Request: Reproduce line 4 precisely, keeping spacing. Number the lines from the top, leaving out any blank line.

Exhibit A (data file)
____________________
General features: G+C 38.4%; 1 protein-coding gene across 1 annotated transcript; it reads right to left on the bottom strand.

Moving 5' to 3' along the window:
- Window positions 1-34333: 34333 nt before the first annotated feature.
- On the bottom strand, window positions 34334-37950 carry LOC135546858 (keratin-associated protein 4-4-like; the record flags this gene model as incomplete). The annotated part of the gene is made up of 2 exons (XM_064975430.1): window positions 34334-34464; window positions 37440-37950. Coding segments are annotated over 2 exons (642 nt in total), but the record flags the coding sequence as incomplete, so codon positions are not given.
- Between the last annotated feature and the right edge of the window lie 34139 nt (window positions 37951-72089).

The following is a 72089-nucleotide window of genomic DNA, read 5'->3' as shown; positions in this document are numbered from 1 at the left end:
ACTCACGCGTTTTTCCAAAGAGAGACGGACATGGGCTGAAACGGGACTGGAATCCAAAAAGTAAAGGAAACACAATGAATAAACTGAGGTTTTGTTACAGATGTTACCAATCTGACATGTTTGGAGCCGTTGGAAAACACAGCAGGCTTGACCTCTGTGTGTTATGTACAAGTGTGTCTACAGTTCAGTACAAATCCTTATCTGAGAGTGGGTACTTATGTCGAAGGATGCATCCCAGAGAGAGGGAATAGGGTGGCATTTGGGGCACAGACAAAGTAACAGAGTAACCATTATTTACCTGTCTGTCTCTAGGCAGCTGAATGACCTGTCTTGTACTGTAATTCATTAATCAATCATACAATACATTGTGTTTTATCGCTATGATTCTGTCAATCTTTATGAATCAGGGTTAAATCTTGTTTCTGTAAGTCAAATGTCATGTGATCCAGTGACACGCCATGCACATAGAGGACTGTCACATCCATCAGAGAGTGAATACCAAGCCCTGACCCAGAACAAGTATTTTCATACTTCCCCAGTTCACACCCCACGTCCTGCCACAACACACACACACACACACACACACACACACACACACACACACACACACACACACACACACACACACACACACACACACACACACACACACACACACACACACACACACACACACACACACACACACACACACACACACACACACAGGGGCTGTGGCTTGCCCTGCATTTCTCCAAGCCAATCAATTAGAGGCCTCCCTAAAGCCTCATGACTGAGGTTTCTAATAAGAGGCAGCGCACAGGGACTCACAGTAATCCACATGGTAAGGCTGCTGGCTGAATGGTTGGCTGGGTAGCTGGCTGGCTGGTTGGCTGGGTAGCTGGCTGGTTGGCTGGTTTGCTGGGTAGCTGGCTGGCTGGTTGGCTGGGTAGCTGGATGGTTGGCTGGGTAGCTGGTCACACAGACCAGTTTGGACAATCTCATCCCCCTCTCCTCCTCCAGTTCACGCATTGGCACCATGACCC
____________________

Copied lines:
- On the bottom strand, window positions 34334-37950 carry LOC135546858 (keratin-associated protein 4-4-like; the record flags this gene model as incomplete). The annotated part of the gene is made up of 2 exons (XM_064975430.1): window positions 34334-34464; window positions 37440-37950. Coding segments are annotated over 2 exons (642 nt in total), but the record flags the coding sequence as incomplete, so codon positions are not given.